What is the significance of discussing AutoCAD’s history? Well! It is to give us an insight into and an answer to the question of “Keyboard v Menus”. AutoCAD is still the most easily and thoroughly customizable and hence most flexible program on the market and fortunately due to the availability of its Command line input also provides the fastest user interface. “Hold on” you say; “Aren’t the mouse and menus much faster than typing laboriously at the keyboard?” There is a common and mistaken belief that menus are the fastest way to communicate with a computer but if you ask really experienced drafters if they would prefer a keyboard shortcut to picking through cascading menus to execute commands they will say keyboard every time.
Mind-to-hand coordination of touch-typing is more efficient than the mind-to-eye then eye-to-mind then mind-to-hand coordination required for the use of a mouse and screen menus. Even if this were not true, sequential picking with a mouse could never match the almost intuitive flow of ten fingers on a keyboard executing commands virtually coincident with thinking about them. (Could a pianist play a sonata one finger at a time?) Menus, like multiple-choice questions, can be helpful for the casual user or beginner, but when a command or option is already known there is no point delaying its input by hiding it among irrelevant cascading menu options.
If for no other reason, the banishment of the sheer visual confusion and the waste of space created by multiple screen menus is justification enough for using the keyboard in preference to abstract hard to understand and hard to visually distinguish pictograms. Skilled touch typists can compete even if they have to type the full command name and command options but add to this the replacement of long command names by one or two keystroke shortcuts and we are communicating with AutoCAD in the fastest most efficient way possible. If you can define sufficient short command aliases, keyboard shortcuts easily outpace command access via menus. Long-live modern language in preference to ancient hieroglyphs and a pointy stick. Let me make it clear, however,that I am not discarding AutoCAD menus, palettes, wizards or dialogues. Many complex and seldom used commands would be difficult to execute without them.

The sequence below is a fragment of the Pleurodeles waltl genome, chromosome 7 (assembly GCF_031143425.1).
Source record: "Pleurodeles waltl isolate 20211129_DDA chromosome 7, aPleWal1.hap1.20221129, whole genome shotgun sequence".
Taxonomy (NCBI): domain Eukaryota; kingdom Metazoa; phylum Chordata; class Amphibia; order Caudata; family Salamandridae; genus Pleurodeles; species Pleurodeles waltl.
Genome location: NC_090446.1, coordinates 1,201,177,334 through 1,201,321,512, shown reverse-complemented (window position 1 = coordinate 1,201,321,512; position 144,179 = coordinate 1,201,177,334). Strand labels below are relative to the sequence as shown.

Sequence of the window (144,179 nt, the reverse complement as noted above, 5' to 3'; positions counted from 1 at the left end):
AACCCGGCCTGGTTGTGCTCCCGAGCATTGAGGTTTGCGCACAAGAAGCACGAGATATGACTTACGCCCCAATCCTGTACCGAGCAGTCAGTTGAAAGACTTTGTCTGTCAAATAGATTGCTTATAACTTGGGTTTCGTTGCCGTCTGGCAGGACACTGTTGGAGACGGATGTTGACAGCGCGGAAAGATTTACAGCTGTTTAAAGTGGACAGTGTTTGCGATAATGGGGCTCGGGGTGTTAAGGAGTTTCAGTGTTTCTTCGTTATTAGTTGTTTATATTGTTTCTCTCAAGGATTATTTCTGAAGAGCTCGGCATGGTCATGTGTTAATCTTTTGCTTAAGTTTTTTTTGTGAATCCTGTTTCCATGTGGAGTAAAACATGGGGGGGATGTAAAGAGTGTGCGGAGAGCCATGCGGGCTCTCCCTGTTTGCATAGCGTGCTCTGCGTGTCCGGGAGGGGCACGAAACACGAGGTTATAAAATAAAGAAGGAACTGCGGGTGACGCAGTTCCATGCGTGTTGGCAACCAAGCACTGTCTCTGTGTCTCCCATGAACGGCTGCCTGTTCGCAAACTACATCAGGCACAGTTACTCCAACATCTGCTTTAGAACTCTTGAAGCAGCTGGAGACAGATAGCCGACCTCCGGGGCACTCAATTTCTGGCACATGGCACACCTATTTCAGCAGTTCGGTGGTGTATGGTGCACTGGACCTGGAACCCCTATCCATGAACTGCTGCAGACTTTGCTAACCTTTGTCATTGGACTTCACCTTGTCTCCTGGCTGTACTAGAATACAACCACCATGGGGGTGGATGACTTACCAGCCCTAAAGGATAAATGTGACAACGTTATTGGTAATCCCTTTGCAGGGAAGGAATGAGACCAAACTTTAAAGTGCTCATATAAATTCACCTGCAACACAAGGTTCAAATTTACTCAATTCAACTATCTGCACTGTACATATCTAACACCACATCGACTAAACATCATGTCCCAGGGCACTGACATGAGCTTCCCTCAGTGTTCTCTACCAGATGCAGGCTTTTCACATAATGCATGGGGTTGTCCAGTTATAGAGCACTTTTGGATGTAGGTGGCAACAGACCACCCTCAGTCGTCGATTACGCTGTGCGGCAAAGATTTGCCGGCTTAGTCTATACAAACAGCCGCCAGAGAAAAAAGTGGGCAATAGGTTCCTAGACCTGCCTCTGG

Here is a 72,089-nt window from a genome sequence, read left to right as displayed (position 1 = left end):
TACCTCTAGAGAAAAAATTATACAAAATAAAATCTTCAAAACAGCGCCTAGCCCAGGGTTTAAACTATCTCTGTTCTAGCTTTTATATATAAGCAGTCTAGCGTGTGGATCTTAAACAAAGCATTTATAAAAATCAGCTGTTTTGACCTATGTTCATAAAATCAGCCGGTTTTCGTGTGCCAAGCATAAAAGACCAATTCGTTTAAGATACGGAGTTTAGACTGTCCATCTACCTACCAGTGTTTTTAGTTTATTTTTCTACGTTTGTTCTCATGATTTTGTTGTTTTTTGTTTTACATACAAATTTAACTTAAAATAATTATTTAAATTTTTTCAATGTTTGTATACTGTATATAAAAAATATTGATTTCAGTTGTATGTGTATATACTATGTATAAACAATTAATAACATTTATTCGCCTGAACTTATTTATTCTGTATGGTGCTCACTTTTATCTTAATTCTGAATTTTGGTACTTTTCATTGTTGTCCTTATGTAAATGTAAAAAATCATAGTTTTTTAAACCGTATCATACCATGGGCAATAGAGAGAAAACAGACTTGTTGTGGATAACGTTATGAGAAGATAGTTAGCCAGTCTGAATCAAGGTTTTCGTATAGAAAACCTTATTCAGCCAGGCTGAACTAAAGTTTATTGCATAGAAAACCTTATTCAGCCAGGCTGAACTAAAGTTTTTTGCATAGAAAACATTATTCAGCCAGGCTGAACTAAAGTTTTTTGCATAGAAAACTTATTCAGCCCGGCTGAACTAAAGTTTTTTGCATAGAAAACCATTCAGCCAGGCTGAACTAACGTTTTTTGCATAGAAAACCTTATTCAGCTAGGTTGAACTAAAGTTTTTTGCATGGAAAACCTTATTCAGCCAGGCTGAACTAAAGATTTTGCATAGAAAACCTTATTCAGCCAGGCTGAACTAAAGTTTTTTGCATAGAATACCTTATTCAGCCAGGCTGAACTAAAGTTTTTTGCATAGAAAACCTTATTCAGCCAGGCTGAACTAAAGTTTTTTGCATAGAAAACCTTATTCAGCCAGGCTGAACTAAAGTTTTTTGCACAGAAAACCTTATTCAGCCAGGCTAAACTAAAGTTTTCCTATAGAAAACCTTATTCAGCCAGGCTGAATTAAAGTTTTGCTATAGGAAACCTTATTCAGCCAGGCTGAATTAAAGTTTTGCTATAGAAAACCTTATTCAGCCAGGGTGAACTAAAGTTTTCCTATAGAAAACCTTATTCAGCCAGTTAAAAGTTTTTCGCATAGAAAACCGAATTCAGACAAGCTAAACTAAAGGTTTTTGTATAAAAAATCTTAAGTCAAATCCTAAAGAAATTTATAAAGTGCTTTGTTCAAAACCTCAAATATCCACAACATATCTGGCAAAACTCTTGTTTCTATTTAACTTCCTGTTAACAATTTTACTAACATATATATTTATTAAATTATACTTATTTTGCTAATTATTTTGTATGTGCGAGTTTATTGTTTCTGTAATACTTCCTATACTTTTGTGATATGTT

What I am suggesting is that commands that are used repeatedly; during a drawing session such as LINE, COPY, ERASE etc. should be accessed and executed with keyboard shortcuts whereas complex commands such as PLOT, OPTIONS, SHEETSET etc. although initiated by keyboard shortcuts may be better executed via dialogues.(wizards) etc.
Putting aside the discussion of a balanced use of aliases and menus it is the keyboard Command: line and Autolisp that keeps AutoCAD at the forefront. AutoCAD is a brilliant program that has been continuously improved since its birth. One of the first and most enduring upgrades was the addition of Autolisp that in a single stroke turned a good program into a major customizable professional tool. AutoCAD became the program of preference virtually overnight. Since then many useful improvements have been made in performance and functionality.
However, many improvements have gone well beyond the interests of the average day-to-day requirements of 2D drafting and with the exception of Windows few of the “improvements” have actually improved the user interface. Every professional user should at least be using AutoCAD Aliases (keyboard shortcuts) and avoiding, where possible, screen-space consuming, slow to use icons, but command customization is the key to real efficiency.
There are literally thousands of Autolisp mini-programs available on the web and most of them are FREE, but as useful as they are, they are uncoordinated and difficult to find what you want when you want it. Few if any resources have made an attempt to coordinate these programs or improve AutoCAD’s user interface. CADUSERINTERFACE.COM and MYCADKEYS seeks to change that. For approximately twenty-five years the authors of MYCADKEYS have been developing, collecting and testing Autolisp improvements to AutoCAD for their own use and have integrated hundreds of useful functions with their own custom functions and a unique high speed user interface that has revolutionized the use of AutoCAD.